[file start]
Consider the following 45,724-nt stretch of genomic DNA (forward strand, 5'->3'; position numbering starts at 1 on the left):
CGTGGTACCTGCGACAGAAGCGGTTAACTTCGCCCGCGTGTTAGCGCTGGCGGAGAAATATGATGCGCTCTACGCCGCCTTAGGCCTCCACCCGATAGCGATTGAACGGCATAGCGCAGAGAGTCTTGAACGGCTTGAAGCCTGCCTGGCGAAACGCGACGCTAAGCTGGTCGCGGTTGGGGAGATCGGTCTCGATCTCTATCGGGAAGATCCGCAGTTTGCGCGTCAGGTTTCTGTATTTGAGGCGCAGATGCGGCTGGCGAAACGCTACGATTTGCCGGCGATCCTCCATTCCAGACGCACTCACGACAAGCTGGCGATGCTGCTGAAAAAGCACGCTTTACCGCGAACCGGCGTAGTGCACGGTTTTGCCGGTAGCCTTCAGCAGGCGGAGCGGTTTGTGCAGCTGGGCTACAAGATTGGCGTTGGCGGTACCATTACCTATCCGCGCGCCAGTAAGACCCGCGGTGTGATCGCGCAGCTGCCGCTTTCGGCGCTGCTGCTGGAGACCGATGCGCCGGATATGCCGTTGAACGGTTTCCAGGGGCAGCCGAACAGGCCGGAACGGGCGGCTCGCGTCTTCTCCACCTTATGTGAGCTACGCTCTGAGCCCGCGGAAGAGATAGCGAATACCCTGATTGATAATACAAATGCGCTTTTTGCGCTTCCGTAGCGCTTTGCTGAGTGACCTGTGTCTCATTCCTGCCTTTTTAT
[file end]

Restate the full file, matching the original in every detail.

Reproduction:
Consider the following 45,724-nt stretch of genomic DNA (forward strand, 5'->3'; position numbering starts at 1 on the left):
CGTGGTACCTGCGACAGAAGCGGTTAACTTCGCCCGCGTGTTAGCGCTGGCGGAGAAATATGATGCGCTCTACGCCGCCTTAGGCCTCCACCCGATAGCGATTGAACGGCATAGCGCAGAGAGTCTTGAACGGCTTGAAGCCTGCCTGGCGAAACGCGACGCTAAGCTGGTCGCGGTTGGGGAGATCGGTCTCGATCTCTATCGGGAAGATCCGCAGTTTGCGCGTCAGGTTTCTGTATTTGAGGCGCAGATGCGGCTGGCGAAACGCTACGATTTGCCGGCGATCCTCCATTCCAGACGCACTCACGACAAGCTGGCGATGCTGCTGAAAAAGCACGCTTTACCGCGAACCGGCGTAGTGCACGGTTTTGCCGGTAGCCTTCAGCAGGCGGAGCGGTTTGTGCAGCTGGGCTACAAGATTGGCGTTGGCGGTACCATTACCTATCCGCGCGCCAGTAAGACCCGCGGTGTGATCGCGCAGCTGCCGCTTTCGGCGCTGCTGCTGGAGACCGATGCGCCGGATATGCCGTTGAACGGTTTCCAGGGGCAGCCGAACAGGCCGGAACGGGCGGCTCGCGTCTTCTCCACCTTATGTGAGCTACGCTCTGAGCCCGCGGAAGAGATAGCGAATACCCTGATTGATAATACAAATGCGCTTTTTGCGCTTCCGTAGCGCTTTGCTGAGTGACCTGTGTCTCATTCCTGCCTTTTTAT